In FIG. 2 cylinder 10 is fitted with a hammer 30, that may impact a spherical ball 31 that falls on movable anvil 32. The movable anvil 32 impacts upper P.E. crystal 11 and lower crystal 12 which is retained by a first retaining anvil 33' at one end of the cylinder. Upper retaining anvil 33 defines a second retaining anvil at the other end of the cylinder and contains the hammer 30 and ball 31 within so that the ball 31 and hammer 30 impact movable anvil 32 when end for end rotation of cylinder 10 causes the anvil 32 to be in a lower position having rotated to the lower position around horizontally oriented axis 34. The plus (+) current carrying wire 19 is attached to gas discharge light tube 18 such as a fluorescent tube. The ground wire 20 is attached in FIG. 2.
The ball 31 is driven by gravity force and the ball 31 and hammer 30 move back and forth and strikes the anvil 32 as the cylinder 10 rotates around axis 34. In FIGS. 3 and 4 a hand held device 50, that is partly cutaway with a cylinder 10 contains two P.E. crystals with the two plus sides ++ in contact. Upper anvil 33 is contacted in FIG. 4 by hammer face 30. The hammer 30 is driven by a rod 40 with compressed spring 41. The lower anvil 35 delivers the lower compressive stress at the bottom of cylinder 10. Hand operated lever 42 is pivotally attached to spring compression rod 43. Release slot 44 by sliding by the face of hammer 30 releases the mechanical force of the spring 41 that delivers at least 7,000 psi compression at high impulse to anvil 33. In FIG. 3 the spring 41 is fully compressed and is about to be released as face 45 clears the face of the hammer 30. With every advance of hammer 30 at least 0.1 Joule of energy flows through the gas discharge tube to produce an intermittently light signal. Spring 41 is released by the upward motion of face 45 which is produced as a result of lever 42 rotating about pivot 46, contacting the rear face 49 of slot 48. The rear face of slot 48 pushes rod 43 up, in a lateral direction, from the longitudinal centerline of the hammer 30.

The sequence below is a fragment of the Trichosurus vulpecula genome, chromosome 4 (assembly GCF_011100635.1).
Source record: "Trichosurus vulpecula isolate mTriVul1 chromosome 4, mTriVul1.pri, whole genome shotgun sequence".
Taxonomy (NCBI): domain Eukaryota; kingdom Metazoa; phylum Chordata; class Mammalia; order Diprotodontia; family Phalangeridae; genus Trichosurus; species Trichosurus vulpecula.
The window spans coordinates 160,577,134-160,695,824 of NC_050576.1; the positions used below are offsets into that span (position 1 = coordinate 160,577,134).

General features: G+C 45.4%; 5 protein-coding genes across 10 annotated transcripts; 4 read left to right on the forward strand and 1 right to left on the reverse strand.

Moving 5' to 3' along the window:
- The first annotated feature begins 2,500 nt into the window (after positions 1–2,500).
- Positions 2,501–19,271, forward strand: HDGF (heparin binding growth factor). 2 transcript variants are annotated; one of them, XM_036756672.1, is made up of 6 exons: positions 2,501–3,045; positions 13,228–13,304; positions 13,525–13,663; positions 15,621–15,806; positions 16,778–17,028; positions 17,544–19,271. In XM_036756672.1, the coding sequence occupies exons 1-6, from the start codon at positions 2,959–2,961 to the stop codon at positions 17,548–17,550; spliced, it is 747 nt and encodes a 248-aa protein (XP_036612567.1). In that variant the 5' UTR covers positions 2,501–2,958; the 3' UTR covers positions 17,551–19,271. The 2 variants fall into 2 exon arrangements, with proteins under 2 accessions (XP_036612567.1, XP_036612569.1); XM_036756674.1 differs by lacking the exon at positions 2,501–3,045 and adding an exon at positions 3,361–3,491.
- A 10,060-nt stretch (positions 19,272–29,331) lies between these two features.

FIG. 5 best illustrates the relationship of compression rod 43 that is attached to lever 46 by pivot pin 47. The slot 48 fits around lever 42 and the rear face 49, at the end of the spring compression stroke forces the rod 43 upward so that face 45 slips over the face of the hammer 30, releasing the hammer. Other release means may be utilized, including a cam and similar apparatus.
To those skilled in the art, many modifications and variations of the present invention are possible in light of the above teachings. It is therefore to be understood that the present invention can be practiced otherwise than as specifically described herein and still will be within the spirit and scope of the appended claims.
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|U.S. Classification||362/192, 310/339|
|International Classification||H05B37/00, H01L41/113|
|Cooperative Classification||H05B37/00, H02N2/183|
|European Classification||H02N2/18D, H05B37/00|
|Dec 5, 1988||FPAY||Fee payment|
Year of fee payment: 4
|Jun 13, 1993||LAPS||Lapse for failure to pay maintenance fees|
|Aug 31, 1993||FP||Expired due to failure to pay maintenance fee|
Effective date: 19930613